Long Shot: Moonlighting Golf Blogger Quits His Day Job The golf blog No Laying Up was Chris Solomon's side-hustle. Now he's going all-in with an irreverent approach that draws a huge audience, including top PGA tour players.
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Long Shot: Moonlighting Golf Blogger Quits His Day Job

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Long Shot: Moonlighting Golf Blogger Quits His Day Job

Long Shot: Moonlighting Golf Blogger Quits His Day Job

Long Shot: Moonlighting Golf Blogger Quits His Day Job

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  • <iframe src="https://www.npr.org/player/embed/542357333/542357334" width="100%" height="290" frameborder="0" scrolling="no" title="NPR embedded audio player">
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Chris Solomon (right), with No Laying Up co-founder Todd Schuster at Royal Lytham & St. Annes Golf Club in England. Somerside Photography hide caption

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Somerside Photography

Chris Solomon (right), with No Laying Up co-founder Todd Schuster at Royal Lytham & St. Annes Golf Club in England.

Somerside Photography

When President Trump hit the links at his Mar-a-Lago resort in Florida in February, it seemed like just another round for the golfer-in-chief. But it wound up quite the international news story — thanks in part to a scoop by a little-known blog.

At first, a White House spokeswoman said the president had only played "a couple of holes." But then the golf blog No Laying Up wrote that Trump had actually played a full 18 — and was joined by one of the world's most recognizable athletes, golfer Rory McIlroy.

McIlroy took heat for accepting Trump's invitation; the White House issued a correction confirming the No Laying Up post.

"I got an anonymous tip," says Chris Solomon, co-founder of the golf blog as well as a companion podcast and Twitter account. "[McIlroy] confirmed it. It was somehow not in the news yet. ... I typed it up in 20 minutes and the next thing you know, it is all over every website on the planet."

Solomon broke the McIlroy-Trump news while he worked full-time as an auditor at the accounting firm KPMG in Amsterdam. No Laying Up used to be his side hustle, but recently, it's exploded in popularity. The site, founded by Solomon and three of his friends, stands out among traditional golf media for its irreverent, sometimes edgy content. As a longtime fan of the PGA Tour, Solomon craved coverage that didn't take itself so seriously.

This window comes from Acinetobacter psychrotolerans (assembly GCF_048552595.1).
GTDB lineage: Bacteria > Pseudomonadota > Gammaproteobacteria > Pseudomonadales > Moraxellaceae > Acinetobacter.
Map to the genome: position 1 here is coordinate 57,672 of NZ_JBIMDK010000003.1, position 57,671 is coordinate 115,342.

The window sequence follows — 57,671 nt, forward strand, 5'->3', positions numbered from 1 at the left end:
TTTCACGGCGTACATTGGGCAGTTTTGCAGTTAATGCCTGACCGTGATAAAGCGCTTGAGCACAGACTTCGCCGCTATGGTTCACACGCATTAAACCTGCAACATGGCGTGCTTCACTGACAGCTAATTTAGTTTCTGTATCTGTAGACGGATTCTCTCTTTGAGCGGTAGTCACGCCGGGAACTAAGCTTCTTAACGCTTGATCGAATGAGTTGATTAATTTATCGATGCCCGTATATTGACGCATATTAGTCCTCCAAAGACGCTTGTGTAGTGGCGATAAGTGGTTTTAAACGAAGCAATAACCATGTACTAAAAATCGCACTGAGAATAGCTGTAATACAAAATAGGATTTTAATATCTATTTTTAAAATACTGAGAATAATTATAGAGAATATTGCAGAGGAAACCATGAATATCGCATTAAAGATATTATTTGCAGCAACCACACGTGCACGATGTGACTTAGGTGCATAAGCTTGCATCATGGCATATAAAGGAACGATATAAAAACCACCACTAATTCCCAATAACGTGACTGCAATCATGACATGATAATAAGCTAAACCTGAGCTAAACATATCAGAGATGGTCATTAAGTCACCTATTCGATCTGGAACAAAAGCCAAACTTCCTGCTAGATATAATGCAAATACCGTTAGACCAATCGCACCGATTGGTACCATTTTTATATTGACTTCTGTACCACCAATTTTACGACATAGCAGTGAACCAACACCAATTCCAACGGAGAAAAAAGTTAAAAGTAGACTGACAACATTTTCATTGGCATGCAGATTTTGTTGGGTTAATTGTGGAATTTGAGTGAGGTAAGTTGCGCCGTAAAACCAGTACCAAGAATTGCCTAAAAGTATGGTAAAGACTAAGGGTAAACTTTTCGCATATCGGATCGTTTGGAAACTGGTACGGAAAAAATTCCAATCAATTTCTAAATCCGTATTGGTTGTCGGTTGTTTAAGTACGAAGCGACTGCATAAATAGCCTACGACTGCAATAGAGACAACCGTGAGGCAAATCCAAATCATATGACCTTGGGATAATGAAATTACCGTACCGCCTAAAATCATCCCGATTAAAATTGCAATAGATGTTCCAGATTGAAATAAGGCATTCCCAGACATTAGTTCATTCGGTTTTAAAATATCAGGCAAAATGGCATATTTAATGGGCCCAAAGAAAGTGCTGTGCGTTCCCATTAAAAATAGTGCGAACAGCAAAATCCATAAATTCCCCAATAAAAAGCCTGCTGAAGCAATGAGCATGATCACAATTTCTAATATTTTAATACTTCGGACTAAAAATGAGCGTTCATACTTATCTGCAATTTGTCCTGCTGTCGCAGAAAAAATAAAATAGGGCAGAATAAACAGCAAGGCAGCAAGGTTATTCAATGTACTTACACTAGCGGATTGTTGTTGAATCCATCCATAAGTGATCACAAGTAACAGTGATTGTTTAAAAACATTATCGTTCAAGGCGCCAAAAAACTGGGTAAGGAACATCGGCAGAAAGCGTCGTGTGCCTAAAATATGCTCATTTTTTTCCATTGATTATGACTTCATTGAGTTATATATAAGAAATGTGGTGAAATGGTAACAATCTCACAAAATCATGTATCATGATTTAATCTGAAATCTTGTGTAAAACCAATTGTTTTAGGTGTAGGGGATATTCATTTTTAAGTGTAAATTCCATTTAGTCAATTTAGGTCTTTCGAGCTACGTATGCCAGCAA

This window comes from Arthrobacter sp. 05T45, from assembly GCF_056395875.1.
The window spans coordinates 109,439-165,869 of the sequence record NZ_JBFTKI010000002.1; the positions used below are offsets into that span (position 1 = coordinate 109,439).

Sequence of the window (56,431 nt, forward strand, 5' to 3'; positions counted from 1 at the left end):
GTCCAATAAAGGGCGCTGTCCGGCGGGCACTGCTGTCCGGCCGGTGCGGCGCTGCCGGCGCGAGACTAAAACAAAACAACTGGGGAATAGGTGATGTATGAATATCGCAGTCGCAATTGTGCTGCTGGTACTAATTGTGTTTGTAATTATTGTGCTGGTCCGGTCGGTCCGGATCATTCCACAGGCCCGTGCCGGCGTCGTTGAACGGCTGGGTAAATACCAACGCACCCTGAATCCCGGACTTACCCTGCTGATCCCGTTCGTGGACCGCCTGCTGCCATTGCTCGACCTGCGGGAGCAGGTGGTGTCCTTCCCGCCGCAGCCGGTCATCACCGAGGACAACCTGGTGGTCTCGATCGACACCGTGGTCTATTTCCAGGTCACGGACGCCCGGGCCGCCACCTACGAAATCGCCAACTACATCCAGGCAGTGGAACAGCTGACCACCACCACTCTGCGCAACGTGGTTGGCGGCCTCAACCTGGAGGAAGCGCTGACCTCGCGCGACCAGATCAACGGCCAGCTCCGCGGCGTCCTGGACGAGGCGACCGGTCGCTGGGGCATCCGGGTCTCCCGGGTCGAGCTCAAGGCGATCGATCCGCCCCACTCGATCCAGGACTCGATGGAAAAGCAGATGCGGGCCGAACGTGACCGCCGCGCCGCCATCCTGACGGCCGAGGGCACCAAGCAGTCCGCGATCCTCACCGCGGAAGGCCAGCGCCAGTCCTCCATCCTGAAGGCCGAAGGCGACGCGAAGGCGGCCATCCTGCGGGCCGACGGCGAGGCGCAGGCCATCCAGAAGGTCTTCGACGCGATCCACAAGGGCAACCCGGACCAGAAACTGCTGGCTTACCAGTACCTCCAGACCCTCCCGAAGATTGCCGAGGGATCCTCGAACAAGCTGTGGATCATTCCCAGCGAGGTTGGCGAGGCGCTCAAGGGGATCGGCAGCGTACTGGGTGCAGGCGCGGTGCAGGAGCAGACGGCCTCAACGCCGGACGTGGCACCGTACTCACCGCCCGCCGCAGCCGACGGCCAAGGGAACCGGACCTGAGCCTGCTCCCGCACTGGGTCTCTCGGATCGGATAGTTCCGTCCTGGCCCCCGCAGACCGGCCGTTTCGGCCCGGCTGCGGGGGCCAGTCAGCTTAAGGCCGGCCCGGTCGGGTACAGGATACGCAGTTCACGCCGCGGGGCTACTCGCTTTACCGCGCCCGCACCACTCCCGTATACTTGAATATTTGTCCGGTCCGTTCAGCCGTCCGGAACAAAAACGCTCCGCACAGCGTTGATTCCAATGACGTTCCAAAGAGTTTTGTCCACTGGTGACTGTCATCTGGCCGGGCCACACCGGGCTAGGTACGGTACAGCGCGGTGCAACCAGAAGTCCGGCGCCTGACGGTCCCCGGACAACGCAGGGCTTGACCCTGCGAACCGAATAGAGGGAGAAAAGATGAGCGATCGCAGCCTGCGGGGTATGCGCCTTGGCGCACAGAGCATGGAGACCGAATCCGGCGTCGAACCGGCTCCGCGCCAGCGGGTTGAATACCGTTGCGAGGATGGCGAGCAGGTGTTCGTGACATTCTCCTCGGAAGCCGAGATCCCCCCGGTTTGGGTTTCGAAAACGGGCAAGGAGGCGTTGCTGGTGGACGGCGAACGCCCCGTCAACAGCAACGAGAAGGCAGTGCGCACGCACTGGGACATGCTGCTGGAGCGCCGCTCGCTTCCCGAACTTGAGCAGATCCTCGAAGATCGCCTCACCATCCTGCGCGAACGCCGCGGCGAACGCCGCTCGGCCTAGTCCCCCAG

"The way that people talk about golf in a bar or at their local club isn't the way it is covered currently by some media types," he tells NPR's Ailsa Chang. "We don't pretend to be journalists. We're more of a community of like-minded people who discuss the game the way we do."

The main venue for that discussion is Twitter.

During televised tournaments, the No Laying Up feed is a stream of photoshopped memes, pop culture references and celebrations of awkward moments — like when Phil Mickelson negotiated a steep hill by sliding down it on a cardboard box.

To be sure, No Laying Up has been criticized for being too hard on some players — whether it's their conservative playing style or questionable fashion choices.

"The golf world can be a very sensitive place," Solomon says. But several top-ranked players have gotten on board — giving long, revealing interviews and sometimes even wearing the brand's official gear.

So what's behind that name?

It's a golf term, Solomon says, that means "go for it."

"Laying up would be hitting in in front of the water and then getting over it with your next shot, whereas not laying up would mean you hit it over in one shot," he says. "You go for it. So it's kind of more of a lifestyle thing. I try to apply it as best I can in life as much as I do in golf."

Solomon recently made what might be the ultimate "no-laying-up" move: He quit his day job and moved back to the U.S. to run the site full-time. He gave up a safe job with benefits, to "go for it," even though that required a humbling — and temporary, he insists — move back in with his parents.

But this weekend, Solomon will be living his dream: covering the PGA Championship at Quail Hollow Club in Charlotte, N.C.

Kevin Leahy is a producer at Morning Edition.